Spring flooding is complicating the crossing for some asylum seekers walking over the international border into Manitoba and forcing some to sneak over by a different route.
All winter, would-be refugee claimants have been walking across snowy, wind-swept farmer's fields, but in the last week, warm weather has brought spring flooding to the nearby Red River and its tributaries.
"The ditches are pretty deep on either side of the road. We'd be over our heads, I don't think we'd stand a very good chance. There's not much worse than cold water to do you in pretty quick," said Eric Kuhn, agent in charge of the U.S. Border Patrol at Pembina, N.D.
Municipal officials in both countries are ready in case they need to do a water rescue, although they say things can get complicated if they are on one side of the border and the victim is on the other.
It's technically illegal for them to cross the border, even in an emergency. However, Kuhn said there are mutual aid agreements if someone is in mortal danger.
"Life takes precedence. If there's an issue like that, contact us, get us in the loop and we'll work together on getting it done," he said.
"We're not going to let anybody drown in a ditch for bureaucratic wrangling. We're not going to let anybody die out here."
Refugee claimants from U.S.
Under the Safe Third Country Agreement, Canada generally does not accept refugee claimants coming from the U.S., but there are exceptions.
Canada is also a signatory to the United Nations Refugee Convention, so those who sneak through the border at an unofficial point of entry can legally make a claim here.
Since January, resettlement workers say they've helped 360 people who have crossed at Emerson, but the flood conditions mean some asylum seekers are now finding other places to cross further east.
Trying another route
People living between Tolstoi, about 50 kilometres east of Emerson, and Piney, about 110 kilometres east, tell CBC News they have already spotted asylum seekers.
Kuhn has been told of at least one group that crossed recently at the Tolstoi, Man., port-of-entry, which closes between 10 p.m. and 8 a.m.
While Emerson has been dealing with the crisis for months and has appealed to Ottawa and the province for help with refugees arriving, these communities are even smaller and have no means of dealing with them.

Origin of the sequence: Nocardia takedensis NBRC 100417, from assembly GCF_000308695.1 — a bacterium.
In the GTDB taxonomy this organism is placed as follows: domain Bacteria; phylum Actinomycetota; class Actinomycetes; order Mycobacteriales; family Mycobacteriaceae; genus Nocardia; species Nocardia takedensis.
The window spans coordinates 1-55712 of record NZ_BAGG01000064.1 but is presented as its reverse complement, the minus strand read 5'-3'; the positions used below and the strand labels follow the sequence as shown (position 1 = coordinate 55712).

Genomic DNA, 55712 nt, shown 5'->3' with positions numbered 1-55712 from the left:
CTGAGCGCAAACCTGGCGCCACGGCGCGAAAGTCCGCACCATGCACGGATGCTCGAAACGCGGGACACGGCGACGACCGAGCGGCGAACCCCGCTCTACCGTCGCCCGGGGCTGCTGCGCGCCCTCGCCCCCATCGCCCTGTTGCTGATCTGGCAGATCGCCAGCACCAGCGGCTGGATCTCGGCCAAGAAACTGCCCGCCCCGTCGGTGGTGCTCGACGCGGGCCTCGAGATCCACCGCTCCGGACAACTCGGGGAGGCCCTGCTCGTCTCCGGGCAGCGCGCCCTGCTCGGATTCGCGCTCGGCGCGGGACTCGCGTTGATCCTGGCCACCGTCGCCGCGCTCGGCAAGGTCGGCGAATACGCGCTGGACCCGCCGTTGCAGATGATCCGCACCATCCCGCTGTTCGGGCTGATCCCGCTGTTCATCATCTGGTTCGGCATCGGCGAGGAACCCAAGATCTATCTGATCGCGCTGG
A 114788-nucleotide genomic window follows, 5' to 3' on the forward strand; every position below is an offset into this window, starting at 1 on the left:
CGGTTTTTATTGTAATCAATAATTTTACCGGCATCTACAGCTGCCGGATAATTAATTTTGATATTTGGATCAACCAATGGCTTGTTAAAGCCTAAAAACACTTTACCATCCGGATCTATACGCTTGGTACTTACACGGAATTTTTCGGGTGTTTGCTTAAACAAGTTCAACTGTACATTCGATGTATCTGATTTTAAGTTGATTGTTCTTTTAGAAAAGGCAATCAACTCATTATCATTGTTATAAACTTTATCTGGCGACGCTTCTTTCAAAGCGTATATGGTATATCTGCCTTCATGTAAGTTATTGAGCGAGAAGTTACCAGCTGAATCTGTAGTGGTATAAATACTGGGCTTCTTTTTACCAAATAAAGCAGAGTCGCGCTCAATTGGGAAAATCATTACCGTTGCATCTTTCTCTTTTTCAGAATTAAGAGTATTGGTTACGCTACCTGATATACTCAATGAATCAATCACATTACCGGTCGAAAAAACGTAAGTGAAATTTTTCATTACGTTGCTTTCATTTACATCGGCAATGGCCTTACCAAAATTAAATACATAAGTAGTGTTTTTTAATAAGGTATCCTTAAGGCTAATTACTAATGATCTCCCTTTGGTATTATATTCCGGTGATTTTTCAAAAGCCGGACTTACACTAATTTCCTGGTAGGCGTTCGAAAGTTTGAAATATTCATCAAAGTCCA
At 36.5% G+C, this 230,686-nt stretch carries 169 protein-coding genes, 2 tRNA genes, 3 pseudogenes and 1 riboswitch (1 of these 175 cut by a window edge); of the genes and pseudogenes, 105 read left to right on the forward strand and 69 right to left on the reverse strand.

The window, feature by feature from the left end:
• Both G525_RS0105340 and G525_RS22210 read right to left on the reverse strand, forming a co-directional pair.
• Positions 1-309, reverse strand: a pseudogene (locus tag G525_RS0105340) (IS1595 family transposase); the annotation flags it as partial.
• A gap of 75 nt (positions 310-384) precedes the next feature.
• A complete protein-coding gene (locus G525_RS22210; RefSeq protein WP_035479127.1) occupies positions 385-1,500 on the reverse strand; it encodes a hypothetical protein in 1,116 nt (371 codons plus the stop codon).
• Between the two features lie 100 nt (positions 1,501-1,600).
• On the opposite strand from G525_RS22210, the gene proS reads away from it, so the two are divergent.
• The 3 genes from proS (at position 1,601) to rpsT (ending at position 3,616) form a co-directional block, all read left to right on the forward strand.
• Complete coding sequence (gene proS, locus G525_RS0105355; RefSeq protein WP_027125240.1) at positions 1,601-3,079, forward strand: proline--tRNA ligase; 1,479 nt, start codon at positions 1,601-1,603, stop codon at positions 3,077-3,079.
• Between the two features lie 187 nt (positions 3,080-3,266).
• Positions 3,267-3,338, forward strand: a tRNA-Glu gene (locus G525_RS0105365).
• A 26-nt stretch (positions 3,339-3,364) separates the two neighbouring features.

Shelley Ellis, who lives about three kilometres from the Tolstoi border crossing, is concerned about who might be coming in.
"We're paying taxes and we're living our life and people are just walking across that aren't supposed to be here. I think the government should take care of the people that are here first, the people that need help, the low-income families, the veterans, before welcoming everybody," she said.
"It's the ones that aren't up to any good that are hiding. That's always a worry."
Just up the highway, gas station owner Rick McIntyre believes it's just a matter of time before someone gets hurt.
Strangers banging at the door
"We read in papers and heard from over there [at Emerson]. They're banging on doors, trying to open doors, you might do it at the wrong place. If it happens here, there's four big dogs that come out," he said.
"There's a lot of people have a lot of guns out here."
Near Vita, Man., local residents know there are many places to walk across the border undetected. This region is historically known as a bootlegging route.
A well-maintained road, site of a long-decommissioned border crossing, is guarded only by a trail camera hidden high up in a tree.
"The border is not secure. It's Swiss cheese," Rob Jirasek said, as he gestured to a row of concrete barricades and bushes marking the international line between Minnesota and Manitoba near Vita. "This is it, it's just as easy as crossing over your neighbor's yard in the city. You can walk right on through."
Jirasek is not impressed with the numbers of people coming to Canada to claim refugee status, especially those who have already had asylum claims rejected in the U.S. and are awaiting deportation orders.
Holds Trudeau responsible
He said Prime Minister Justin Trudeau is to blame after he tweeted in January: "To those fleeing persecution, terror and war ... Canadians will welcome you."
"You can't just open your arms and say 'Yes, come on in. We're going to take care of you.' We can't even take care of our own," he said.
"People need to know that you can't just jump the border and walk across and claim asylum. ... There's not a civil war in the U.S., there's zero for them to be scared of except being deported back to their own country."
"I can't answer for other people but I know I won't be serving them coffee and donuts," Jirasek said.